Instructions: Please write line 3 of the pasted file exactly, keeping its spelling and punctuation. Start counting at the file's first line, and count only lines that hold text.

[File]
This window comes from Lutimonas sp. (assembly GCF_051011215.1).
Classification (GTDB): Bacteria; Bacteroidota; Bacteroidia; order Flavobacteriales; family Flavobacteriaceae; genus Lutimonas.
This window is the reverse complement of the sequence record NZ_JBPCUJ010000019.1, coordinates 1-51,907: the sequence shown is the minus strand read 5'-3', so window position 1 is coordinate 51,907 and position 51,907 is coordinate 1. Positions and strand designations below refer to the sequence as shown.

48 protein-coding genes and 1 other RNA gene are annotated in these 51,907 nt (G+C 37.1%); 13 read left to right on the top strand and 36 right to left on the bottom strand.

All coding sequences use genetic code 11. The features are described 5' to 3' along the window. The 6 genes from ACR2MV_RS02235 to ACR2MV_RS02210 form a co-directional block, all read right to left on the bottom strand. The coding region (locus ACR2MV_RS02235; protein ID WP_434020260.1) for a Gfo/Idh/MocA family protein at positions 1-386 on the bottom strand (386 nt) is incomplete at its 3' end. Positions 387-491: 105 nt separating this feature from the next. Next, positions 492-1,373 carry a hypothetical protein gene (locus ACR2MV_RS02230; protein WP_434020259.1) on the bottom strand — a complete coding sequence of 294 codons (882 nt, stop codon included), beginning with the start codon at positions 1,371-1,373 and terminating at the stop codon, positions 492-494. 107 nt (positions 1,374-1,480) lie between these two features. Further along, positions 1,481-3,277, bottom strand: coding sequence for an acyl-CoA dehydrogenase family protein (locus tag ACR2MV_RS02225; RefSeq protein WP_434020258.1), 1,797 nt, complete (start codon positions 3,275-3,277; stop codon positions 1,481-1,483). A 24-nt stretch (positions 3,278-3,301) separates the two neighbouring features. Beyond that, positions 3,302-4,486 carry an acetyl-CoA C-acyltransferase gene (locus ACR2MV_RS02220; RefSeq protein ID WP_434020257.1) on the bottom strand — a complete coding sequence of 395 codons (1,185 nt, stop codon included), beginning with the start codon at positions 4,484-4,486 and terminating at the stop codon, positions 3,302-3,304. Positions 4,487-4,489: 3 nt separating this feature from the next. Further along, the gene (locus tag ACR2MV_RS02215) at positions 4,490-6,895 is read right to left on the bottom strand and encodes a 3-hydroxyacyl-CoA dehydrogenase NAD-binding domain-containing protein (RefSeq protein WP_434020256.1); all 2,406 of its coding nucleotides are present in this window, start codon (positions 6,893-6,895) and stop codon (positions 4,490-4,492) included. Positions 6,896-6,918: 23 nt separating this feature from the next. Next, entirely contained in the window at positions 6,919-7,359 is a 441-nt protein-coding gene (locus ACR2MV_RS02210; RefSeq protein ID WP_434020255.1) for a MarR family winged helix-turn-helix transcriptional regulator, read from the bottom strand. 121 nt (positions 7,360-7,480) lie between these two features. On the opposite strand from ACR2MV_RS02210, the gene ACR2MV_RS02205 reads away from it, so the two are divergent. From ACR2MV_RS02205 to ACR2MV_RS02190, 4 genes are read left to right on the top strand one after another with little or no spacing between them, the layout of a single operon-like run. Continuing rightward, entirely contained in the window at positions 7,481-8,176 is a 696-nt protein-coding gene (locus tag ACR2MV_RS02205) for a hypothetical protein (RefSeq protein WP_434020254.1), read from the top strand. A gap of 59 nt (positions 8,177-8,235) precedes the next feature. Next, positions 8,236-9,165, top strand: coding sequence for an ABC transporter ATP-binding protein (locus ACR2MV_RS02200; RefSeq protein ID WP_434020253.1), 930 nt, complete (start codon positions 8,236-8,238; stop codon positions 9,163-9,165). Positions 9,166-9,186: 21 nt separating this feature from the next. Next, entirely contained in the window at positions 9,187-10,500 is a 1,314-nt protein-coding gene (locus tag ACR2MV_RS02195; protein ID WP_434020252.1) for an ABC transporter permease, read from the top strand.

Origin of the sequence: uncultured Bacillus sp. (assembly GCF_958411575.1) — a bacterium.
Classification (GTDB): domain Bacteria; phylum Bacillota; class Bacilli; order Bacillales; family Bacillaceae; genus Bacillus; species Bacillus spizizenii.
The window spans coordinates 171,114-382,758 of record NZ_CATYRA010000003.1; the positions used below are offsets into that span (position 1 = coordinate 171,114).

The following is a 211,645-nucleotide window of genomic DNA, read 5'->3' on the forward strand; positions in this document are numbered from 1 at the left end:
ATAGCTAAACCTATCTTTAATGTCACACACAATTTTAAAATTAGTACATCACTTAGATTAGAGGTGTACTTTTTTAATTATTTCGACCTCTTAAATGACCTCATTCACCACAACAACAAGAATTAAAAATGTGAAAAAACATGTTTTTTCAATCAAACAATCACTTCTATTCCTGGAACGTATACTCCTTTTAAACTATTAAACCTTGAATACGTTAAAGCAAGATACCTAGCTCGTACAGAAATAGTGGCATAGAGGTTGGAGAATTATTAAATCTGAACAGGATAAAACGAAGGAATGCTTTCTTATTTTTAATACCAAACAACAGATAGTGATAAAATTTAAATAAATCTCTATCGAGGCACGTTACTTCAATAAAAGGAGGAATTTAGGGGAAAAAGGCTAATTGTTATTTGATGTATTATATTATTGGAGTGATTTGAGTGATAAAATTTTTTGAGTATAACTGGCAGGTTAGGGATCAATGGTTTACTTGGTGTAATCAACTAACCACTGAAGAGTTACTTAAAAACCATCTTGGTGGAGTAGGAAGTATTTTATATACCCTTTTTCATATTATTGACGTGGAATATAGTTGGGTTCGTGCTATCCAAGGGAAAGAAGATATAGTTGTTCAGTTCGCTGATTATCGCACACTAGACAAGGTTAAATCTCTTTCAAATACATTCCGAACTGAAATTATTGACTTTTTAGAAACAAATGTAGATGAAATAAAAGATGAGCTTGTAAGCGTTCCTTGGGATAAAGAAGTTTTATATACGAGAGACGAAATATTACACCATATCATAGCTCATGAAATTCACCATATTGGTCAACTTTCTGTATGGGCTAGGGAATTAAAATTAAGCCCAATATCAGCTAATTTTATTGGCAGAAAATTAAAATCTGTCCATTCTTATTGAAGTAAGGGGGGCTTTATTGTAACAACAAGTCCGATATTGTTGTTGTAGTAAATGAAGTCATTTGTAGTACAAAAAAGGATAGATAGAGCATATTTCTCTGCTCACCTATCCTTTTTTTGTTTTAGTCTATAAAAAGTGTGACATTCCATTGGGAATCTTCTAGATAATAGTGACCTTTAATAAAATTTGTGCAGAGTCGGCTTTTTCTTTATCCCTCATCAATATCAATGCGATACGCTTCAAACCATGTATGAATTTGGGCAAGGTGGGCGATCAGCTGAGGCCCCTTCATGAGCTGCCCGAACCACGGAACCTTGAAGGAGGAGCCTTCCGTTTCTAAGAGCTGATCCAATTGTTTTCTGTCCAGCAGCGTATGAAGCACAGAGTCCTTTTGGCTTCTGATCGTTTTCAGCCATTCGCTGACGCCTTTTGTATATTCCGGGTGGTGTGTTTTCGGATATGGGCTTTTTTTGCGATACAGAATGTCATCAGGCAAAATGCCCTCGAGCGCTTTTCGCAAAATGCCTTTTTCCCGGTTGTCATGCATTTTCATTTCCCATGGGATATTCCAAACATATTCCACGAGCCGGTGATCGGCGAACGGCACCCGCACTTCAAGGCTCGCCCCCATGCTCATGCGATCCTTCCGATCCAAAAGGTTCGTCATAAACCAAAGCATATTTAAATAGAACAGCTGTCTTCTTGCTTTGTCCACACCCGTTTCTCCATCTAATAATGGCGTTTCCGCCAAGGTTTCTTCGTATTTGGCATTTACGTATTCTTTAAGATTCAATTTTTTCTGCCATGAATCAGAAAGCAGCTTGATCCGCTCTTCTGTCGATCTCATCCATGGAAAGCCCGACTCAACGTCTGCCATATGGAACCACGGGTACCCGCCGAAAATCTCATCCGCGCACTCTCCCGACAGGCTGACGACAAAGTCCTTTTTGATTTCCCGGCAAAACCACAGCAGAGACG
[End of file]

This window is the reverse complement of the sequence record NZ_JBPCUJ010000019.1, coordinates 1-51,907: the sequence shown is the minus strand read 5'-3', so window position 1 is coordinate 51,907 and position 51,907 is coordinate 1. Positions and strand designations below refer to the sequence as shown.